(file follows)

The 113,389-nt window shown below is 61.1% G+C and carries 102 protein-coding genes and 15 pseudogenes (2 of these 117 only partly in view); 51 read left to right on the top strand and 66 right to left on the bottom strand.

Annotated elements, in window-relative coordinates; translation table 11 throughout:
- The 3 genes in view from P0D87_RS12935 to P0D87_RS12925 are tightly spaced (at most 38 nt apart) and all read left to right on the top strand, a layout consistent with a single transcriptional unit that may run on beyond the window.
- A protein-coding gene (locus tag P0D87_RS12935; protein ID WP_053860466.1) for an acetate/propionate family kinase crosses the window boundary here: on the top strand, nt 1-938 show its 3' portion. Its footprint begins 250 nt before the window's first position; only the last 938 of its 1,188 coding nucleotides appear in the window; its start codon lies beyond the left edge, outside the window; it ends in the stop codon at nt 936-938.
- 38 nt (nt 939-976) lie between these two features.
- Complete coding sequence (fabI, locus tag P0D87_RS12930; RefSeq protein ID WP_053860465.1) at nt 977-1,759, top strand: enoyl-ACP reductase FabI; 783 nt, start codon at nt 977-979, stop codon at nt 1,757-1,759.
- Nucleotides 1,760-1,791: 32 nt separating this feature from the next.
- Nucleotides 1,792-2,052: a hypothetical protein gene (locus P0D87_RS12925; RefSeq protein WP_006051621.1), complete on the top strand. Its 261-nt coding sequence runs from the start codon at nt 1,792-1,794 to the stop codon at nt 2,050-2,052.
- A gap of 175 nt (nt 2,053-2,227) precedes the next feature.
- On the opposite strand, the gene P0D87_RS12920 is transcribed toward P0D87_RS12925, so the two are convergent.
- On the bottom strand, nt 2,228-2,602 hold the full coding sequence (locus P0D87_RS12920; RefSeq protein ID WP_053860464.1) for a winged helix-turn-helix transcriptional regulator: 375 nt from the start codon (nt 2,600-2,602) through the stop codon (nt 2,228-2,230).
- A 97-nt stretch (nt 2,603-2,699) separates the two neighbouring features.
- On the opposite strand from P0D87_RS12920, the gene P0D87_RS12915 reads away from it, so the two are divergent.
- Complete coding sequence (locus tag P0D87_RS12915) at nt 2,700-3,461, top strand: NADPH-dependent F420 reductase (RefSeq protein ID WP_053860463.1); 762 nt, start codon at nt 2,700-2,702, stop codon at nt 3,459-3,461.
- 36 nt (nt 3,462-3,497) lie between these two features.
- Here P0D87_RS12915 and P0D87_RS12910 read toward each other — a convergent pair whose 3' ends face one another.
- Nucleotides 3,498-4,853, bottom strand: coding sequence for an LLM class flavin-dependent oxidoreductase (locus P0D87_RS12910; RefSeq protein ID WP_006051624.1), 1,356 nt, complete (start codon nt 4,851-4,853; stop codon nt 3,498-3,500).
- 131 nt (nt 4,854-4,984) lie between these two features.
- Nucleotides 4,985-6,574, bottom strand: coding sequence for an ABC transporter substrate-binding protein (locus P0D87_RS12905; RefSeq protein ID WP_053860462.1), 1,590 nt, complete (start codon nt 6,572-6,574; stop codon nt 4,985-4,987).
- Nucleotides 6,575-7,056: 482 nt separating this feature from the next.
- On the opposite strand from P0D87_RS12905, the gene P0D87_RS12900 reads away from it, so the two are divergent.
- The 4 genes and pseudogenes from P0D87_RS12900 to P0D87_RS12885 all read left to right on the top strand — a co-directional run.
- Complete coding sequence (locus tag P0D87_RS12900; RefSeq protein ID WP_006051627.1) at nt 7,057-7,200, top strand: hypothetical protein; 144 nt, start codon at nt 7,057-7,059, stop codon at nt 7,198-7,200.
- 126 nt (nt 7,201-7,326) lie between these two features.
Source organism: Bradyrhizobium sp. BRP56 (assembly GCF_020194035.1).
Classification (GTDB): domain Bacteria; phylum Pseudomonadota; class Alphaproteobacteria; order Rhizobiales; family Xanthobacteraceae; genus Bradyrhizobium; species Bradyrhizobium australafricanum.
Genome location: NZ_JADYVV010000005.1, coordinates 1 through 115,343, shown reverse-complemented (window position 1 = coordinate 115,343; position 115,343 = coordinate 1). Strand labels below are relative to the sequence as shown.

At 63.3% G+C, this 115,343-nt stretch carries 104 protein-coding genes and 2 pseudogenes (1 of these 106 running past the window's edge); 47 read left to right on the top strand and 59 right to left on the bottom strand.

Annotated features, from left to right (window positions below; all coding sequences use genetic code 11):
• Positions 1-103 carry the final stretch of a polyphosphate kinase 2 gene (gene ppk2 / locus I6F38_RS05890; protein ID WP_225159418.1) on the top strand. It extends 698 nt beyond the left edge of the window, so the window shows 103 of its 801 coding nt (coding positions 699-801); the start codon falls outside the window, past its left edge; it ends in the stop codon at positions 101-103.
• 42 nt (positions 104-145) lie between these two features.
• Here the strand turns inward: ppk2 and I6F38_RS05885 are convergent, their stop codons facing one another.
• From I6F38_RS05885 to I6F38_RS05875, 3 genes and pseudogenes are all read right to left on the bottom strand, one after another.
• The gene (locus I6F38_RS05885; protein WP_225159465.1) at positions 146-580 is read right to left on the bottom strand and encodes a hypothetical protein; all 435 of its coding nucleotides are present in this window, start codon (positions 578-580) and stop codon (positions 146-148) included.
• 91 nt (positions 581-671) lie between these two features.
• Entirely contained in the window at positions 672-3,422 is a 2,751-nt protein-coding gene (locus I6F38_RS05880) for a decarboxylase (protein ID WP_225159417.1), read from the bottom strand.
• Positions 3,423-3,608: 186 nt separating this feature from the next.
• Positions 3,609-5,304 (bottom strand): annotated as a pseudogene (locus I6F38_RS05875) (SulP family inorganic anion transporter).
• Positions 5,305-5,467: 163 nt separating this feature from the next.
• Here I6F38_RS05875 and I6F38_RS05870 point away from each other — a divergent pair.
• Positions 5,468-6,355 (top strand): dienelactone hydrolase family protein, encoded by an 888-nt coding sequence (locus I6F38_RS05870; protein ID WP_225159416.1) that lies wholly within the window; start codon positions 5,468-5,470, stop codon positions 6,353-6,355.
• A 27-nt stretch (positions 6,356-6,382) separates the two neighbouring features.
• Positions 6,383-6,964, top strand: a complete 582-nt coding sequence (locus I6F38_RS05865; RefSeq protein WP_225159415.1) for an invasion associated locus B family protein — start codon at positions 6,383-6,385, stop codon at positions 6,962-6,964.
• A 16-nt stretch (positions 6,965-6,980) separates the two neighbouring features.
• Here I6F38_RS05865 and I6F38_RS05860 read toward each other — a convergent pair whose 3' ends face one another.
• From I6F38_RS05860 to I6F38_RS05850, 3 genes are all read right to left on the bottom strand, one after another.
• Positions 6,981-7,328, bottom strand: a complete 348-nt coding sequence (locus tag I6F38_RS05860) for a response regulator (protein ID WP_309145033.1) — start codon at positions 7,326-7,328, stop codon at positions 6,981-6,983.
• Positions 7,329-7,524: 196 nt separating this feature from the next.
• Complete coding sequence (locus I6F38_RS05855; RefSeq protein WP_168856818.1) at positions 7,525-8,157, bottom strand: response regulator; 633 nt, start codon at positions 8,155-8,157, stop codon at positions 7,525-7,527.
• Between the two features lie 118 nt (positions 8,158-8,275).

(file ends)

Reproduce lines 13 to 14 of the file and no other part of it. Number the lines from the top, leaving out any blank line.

- On the opposite strand from P0D87_RS12920, the gene P0D87_RS12915 reads away from it, so the two are divergent.
- Complete coding sequence (locus tag P0D87_RS12915) at nt 2,700-3,461, top strand: NADPH-dependent F420 reductase (RefSeq protein ID WP_053860463.1); 762 nt, start codon at nt 2,700-2,702, stop codon at nt 3,459-3,461.